¡Yo soy turista!

Happy day: After an hour-long wait, I got my passport back from the immigration office (not sure why it was necessary to hang on to it…but that’s just how it goes for everyone) and then I hopped on the Quito Tour Bus. Yes, it’s as cheesy as it sounds. But in the end, it helped me discover my favorite place in the city.

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The Quito Tour Bus – In all it’s glory!

The Quito Tour Bus is one of those hop-on-hop-off double-decker tourist buses that hits all the major sites. Along the way you get to listen to upbeat music and pre-recorded commentary. I would never have considered doing it, if I hadn’t done it once before in Berlin with my parents – it turned out to be a good way to get oriented and rest our feet for a bit. And while it was always easy to orient myself in Berlin, Quito is another story.

So, at last I have some touristy photos for you – with my favorite place at the end! (Sorry for the small-sized photos, but they make for easier uploading!)

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BIG bus, tiny streets!

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Plaza de Independencia, in the heart of historic Quito.

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The historic city center is full of old colonial architecture.

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Quito has some massive urban sprawl, hugging up against the sides of some old volcanoes. This is the view from a hill known as El Panecillo on the south end of the historic city center. (Although, the hill is probably near the geographic center of the city today.)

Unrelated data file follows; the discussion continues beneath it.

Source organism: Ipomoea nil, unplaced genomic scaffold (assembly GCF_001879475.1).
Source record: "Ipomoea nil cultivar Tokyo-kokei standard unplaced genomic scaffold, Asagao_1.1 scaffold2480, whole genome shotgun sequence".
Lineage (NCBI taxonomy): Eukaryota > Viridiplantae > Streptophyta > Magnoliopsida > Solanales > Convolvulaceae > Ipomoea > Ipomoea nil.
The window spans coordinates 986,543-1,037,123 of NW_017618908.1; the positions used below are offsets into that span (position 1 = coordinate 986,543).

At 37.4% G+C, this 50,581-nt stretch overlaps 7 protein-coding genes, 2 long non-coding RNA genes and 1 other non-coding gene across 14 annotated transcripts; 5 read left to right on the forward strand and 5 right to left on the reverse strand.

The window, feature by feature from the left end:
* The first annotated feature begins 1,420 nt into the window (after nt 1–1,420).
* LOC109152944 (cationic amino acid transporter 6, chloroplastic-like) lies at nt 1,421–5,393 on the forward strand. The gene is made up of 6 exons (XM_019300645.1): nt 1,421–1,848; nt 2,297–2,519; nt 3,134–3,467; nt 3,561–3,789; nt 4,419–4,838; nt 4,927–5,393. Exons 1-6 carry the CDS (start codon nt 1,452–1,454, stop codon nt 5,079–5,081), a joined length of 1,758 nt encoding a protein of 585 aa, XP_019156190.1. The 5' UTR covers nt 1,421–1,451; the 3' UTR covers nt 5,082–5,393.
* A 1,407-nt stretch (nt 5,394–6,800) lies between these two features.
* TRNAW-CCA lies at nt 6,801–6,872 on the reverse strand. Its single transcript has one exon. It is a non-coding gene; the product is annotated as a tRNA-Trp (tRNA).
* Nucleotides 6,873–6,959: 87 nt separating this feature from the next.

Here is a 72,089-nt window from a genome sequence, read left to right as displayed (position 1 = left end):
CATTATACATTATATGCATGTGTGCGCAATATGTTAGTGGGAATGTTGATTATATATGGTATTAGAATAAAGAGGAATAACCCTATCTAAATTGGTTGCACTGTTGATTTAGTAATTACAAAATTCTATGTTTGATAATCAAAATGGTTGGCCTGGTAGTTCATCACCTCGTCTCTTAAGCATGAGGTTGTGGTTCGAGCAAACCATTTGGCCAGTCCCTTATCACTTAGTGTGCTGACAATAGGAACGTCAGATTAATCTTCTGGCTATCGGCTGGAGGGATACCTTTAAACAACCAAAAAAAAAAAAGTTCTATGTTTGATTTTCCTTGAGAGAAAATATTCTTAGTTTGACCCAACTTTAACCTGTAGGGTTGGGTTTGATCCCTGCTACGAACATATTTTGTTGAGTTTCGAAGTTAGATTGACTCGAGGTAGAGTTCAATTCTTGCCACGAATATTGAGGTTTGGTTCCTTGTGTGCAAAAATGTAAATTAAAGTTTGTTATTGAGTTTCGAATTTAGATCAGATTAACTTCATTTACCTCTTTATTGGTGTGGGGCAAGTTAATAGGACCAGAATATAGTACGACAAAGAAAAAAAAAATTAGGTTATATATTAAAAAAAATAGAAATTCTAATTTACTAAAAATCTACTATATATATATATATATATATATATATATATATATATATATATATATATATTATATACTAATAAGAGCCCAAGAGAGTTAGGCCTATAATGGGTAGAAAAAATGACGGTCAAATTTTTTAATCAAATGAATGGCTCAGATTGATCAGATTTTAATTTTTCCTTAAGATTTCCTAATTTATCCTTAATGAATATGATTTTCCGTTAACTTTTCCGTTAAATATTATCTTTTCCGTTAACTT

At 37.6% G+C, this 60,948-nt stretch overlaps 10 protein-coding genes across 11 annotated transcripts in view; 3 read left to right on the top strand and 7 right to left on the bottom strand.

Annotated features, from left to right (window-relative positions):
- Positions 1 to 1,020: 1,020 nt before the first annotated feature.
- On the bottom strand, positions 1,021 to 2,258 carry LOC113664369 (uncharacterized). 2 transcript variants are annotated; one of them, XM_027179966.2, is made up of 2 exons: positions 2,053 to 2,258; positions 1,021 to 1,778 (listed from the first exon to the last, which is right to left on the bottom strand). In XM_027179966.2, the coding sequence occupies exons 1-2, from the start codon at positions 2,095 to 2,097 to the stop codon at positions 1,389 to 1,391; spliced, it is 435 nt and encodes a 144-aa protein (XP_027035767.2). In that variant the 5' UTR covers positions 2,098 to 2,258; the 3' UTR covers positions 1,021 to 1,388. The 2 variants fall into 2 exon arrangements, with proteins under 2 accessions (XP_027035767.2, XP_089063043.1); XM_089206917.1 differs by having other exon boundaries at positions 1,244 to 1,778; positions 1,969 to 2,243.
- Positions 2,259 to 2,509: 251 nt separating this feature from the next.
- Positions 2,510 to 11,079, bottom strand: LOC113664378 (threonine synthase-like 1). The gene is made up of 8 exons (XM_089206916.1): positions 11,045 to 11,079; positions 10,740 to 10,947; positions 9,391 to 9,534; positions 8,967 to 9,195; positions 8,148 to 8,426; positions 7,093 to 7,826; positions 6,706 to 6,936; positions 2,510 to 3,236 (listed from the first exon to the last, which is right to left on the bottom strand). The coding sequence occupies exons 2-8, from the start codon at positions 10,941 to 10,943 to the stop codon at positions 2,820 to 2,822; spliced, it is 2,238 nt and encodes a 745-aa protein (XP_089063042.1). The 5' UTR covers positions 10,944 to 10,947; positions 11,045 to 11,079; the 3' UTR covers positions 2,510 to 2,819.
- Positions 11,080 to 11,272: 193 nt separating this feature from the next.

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Notre Dame in Quito? Almost. This church is the closest look-alike I think I’ve ever seen. I didn’t get close enough to see, but the gargoyles are supposedly real Amazonian creatures.

So, where, in such a city, you might wonder, is Cindy the happiest?

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Cindy, with the bromeliads at Jardín Botánico de Quito.

I gave a sigh of relief as soon as I walked into the Botanical Gardens (Jardín Botánico de Quito). While churches and museums are interesting to a point, nothing draws me in like old-fashioned nature (I guess that’s why I’m a scientist). This garden, albeit small, was spectacular. They’ve tried to capture several ecological zones of the Andes. I was especially interested in the páramo – this is an alpine ecosystem that holds most of the water supply for Andean communities – and it’s pretty sensitive to changes in rainfall patterns. As you might guess, you’ll be hearing more about this from me later on.

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Best flower photo of the day. The cloud-forest exhibit was also awesome, and it made me eager to get out of the city.

It was hard to leave the gardens and return to the diesel fumes, motorbikes and buses. But it made me excited for things to come.

 

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